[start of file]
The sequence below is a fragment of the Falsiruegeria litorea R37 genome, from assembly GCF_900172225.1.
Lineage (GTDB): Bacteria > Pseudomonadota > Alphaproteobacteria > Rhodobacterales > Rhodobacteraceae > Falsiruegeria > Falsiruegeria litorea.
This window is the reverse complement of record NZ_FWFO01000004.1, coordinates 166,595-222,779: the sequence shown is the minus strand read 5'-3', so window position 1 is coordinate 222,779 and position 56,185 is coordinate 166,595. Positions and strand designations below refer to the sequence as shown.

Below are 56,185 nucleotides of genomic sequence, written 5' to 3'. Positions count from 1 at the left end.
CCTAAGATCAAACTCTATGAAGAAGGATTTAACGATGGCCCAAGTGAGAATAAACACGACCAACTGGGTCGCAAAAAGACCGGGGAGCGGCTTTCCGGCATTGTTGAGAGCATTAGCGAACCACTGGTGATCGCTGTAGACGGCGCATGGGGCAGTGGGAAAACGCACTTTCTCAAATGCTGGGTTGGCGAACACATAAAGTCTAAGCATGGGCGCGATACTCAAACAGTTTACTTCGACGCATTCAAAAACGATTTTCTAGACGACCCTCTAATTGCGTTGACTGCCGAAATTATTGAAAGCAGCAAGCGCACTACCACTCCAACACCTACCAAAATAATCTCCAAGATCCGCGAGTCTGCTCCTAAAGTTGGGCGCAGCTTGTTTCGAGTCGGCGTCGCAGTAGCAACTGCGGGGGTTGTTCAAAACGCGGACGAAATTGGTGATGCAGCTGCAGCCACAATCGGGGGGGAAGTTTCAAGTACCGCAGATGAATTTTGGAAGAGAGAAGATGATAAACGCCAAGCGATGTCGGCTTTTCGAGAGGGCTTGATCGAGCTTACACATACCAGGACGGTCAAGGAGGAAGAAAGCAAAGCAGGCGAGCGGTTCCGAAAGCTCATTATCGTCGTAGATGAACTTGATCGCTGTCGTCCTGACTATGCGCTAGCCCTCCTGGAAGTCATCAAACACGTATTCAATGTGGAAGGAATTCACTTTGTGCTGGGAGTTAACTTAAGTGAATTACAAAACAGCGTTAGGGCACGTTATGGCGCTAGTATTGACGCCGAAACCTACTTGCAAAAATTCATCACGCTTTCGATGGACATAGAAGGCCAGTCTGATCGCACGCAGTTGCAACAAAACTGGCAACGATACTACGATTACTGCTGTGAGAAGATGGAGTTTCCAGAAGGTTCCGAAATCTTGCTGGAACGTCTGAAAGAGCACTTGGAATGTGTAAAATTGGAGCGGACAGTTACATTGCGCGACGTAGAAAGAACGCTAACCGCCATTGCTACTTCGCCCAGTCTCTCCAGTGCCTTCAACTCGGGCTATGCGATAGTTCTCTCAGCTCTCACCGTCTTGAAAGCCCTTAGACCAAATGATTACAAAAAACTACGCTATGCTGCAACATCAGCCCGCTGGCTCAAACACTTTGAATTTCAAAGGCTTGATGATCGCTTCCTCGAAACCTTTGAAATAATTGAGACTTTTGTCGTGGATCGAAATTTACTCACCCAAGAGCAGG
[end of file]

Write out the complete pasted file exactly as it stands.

The sequence below is a fragment of the Falsiruegeria litorea R37 genome, from assembly GCF_900172225.1.
Lineage (GTDB): Bacteria > Pseudomonadota > Alphaproteobacteria > Rhodobacterales > Rhodobacteraceae > Falsiruegeria > Falsiruegeria litorea.
This window is the reverse complement of record NZ_FWFO01000004.1, coordinates 166,595-222,779: the sequence shown is the minus strand read 5'-3', so window position 1 is coordinate 222,779 and position 56,185 is coordinate 166,595. Positions and strand designations below refer to the sequence as shown.

Below are 56,185 nucleotides of genomic sequence, written 5' to 3'. Positions count from 1 at the left end.
CCTAAGATCAAACTCTATGAAGAAGGATTTAACGATGGCCCAAGTGAGAATAAACACGACCAACTGGGTCGCAAAAAGACCGGGGAGCGGCTTTCCGGCATTGTTGAGAGCATTAGCGAACCACTGGTGATCGCTGTAGACGGCGCATGGGGCAGTGGGAAAACGCACTTTCTCAAATGCTGGGTTGGCGAACACATAAAGTCTAAGCATGGGCGCGATACTCAAACAGTTTACTTCGACGCATTCAAAAACGATTTTCTAGACGACCCTCTAATTGCGTTGACTGCCGAAATTATTGAAAGCAGCAAGCGCACTACCACTCCAACACCTACCAAAATAATCTCCAAGATCCGCGAGTCTGCTCCTAAAGTTGGGCGCAGCTTGTTTCGAGTCGGCGTCGCAGTAGCAACTGCGGGGGTTGTTCAAAACGCGGACGAAATTGGTGATGCAGCTGCAGCCACAATCGGGGGGGAAGTTTCAAGTACCGCAGATGAATTTTGGAAGAGAGAAGATGATAAACGCCAAGCGATGTCGGCTTTTCGAGAGGGCTTGATCGAGCTTACACATACCAGGACGGTCAAGGAGGAAGAAAGCAAAGCAGGCGAGCGGTTCCGAAAGCTCATTATCGTCGTAGATGAACTTGATCGCTGTCGTCCTGACTATGCGCTAGCCCTCCTGGAAGTCATCAAACACGTATTCAATGTGGAAGGAATTCACTTTGTGCTGGGAGTTAACTTAAGTGAATTACAAAACAGCGTTAGGGCACGTTATGGCGCTAGTATTGACGCCGAAACCTACTTGCAAAAATTCATCACGCTTTCGATGGACATAGAAGGCCAGTCTGATCGCACGCAGTTGCAACAAAACTGGCAACGATACTACGATTACTGCTGTGAGAAGATGGAGTTTCCAGAAGGTTCCGAAATCTTGCTGGAACGTCTGAAAGAGCACTTGGAATGTGTAAAATTGGAGCGGACAGTTACATTGCGCGACGTAGAAAGAACGCTAACCGCCATTGCTACTTCGCCCAGTCTCTCCAGTGCCTTCAACTCGGGCTATGCGATAGTTCTCTCAGCTCTCACCGTCTTGAAAGCCCTTAGACCAAATGATTACAAAAAACTACGCTATGCTGCAACATCAGCCCGCTGGCTCAAACACTTTGAATTTCAAAGGCTTGATGATCGCTTCCTCGAAACCTTTGAAATAATTGAGACTTTTGTCGTGGATCGAAATTTACTCACCCAAGAGCAGG